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Australia and NZ - Weekly Prospects Jan 14 2008

Australia and New Zealand - Weekly Prospects Jan 14 2008

It is a busy week for economic data in Australia, with three influential data points scheduled for release: consumer confidence, housing finance, and employment. The data will add to the policy debate ahead of the February RBA decision, but none is more important than the 4Q CPI report due for release on January 23.

This week's New Zealand CPI will provide a good lead due to the significant positive correlation between the Kiwi and Aussie price measures. Last week, retail sales bounced 0.8%m/m in November as sales strengthened heading into the festive season. Building approvals made a gallant recovery in November, thanks to a surge in approvals for apartments, and the trade balance improved with unexpectedly strong export growth.

In New Zealand, this week's CPI report will take centre stage, and should be enough to reinforce the RBNZ's tightening bias. The REINZ housing market data, out this week, will provide further insight into the degree to which the market is buckling under the pressure of high interest rates, buyer caution, and reduced immigration. The QVNZ house price report released this morning confirmed the market is in a downward spiral. The ANZ commodity price index tracked sideways in December. Nevertheless, the series remains 37% above the previous cyclical peak, and the outlook for the pivotal agricultural industry remains upbeat. In other data, employment confidence slipped in 4Q as job seekers became pessimistic.

Global inflation is rising rapidly amid a significant growth slowdown. Global headline CPI inflation is on track to break 4% in the coming months, its highest level in over a decade. Core inflation looks set to move decisively above 2% for the first time during this expansion. This dynamic creates a difficult set of choices for policymakers. They recognize that part of the rise in inflation reflects the surge in energy and food prices, which may prove transitory and is helping to depress household purchasing power. However, rising commodity prices also reflect a macroeconomic environment of four full years of above-trend GDP growth. It is thus not surprising to see most central banks responding cautiously to recent developments.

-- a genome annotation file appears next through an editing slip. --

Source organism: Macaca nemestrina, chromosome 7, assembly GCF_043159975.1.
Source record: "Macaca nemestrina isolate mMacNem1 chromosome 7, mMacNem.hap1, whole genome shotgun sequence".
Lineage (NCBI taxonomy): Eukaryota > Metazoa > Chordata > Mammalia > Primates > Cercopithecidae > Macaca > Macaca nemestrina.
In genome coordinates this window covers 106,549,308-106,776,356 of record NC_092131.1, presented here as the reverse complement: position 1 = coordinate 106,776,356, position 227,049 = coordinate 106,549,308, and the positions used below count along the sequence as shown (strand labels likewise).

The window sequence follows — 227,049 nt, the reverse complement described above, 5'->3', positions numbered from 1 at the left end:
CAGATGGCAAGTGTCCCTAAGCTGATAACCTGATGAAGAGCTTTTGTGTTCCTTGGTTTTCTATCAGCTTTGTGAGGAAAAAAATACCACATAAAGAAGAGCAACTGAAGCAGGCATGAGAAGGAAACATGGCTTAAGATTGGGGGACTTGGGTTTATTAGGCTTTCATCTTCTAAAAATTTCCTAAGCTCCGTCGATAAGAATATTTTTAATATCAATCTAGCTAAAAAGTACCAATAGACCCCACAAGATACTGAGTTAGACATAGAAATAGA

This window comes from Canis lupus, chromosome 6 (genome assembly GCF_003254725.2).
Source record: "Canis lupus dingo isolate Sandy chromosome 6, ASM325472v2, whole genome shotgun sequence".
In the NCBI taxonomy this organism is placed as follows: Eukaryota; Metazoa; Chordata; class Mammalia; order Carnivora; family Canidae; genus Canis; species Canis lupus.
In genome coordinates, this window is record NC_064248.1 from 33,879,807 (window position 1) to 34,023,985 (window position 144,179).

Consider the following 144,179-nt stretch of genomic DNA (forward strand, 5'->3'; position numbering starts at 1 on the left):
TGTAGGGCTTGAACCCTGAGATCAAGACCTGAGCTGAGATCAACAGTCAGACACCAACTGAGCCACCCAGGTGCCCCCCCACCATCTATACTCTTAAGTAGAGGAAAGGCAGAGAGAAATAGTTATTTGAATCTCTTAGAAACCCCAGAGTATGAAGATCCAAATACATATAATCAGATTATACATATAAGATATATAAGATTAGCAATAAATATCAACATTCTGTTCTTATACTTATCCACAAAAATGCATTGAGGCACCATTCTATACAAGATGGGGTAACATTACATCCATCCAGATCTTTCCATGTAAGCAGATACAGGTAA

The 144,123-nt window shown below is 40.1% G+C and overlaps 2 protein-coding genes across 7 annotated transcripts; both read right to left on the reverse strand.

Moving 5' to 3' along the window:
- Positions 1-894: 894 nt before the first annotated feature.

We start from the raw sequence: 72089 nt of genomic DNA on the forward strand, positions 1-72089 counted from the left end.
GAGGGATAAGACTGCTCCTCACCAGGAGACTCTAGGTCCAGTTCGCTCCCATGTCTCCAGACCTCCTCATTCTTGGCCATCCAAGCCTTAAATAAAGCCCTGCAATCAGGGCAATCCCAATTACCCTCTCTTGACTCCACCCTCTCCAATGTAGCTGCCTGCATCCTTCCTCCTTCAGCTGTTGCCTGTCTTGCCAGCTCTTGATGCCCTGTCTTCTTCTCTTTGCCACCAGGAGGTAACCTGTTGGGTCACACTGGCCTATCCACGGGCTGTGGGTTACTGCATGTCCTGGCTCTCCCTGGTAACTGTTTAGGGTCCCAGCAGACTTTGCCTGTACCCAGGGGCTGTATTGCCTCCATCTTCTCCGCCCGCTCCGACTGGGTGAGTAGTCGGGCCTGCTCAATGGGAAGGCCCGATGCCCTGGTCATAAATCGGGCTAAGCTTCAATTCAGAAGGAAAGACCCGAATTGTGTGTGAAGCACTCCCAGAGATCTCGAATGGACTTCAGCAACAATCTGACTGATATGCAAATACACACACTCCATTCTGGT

The fear of global stagflation, i.e., a sustained period of subpar growth and rising inflation, is relevant to this debate but is often poorly characterized. Given the lags between growth and inflation, it is normal for inflation to rise for some quarters after the global economy moves from strength to weakness. There are also structural changes that alter the growth-inflation trade-off across the business cycle.

This trade-off deteriorated in the 1970s amid a sharp fall in global potential growth; at that time, inflation rose rapidly following periods of strong growth while falling more modestly in the aftermath of recessions. While these trade-offs appear to be deteriorating this decade for the basic rule that inflation moves up and down in lagged response to sustained swings in growth has remained a constant for the US and global economy over the past four decades.

This view of the inflation process is central to Chairman Bernanke's signal last week that the Fed will move to an accommodative policy stance during the current quarter.


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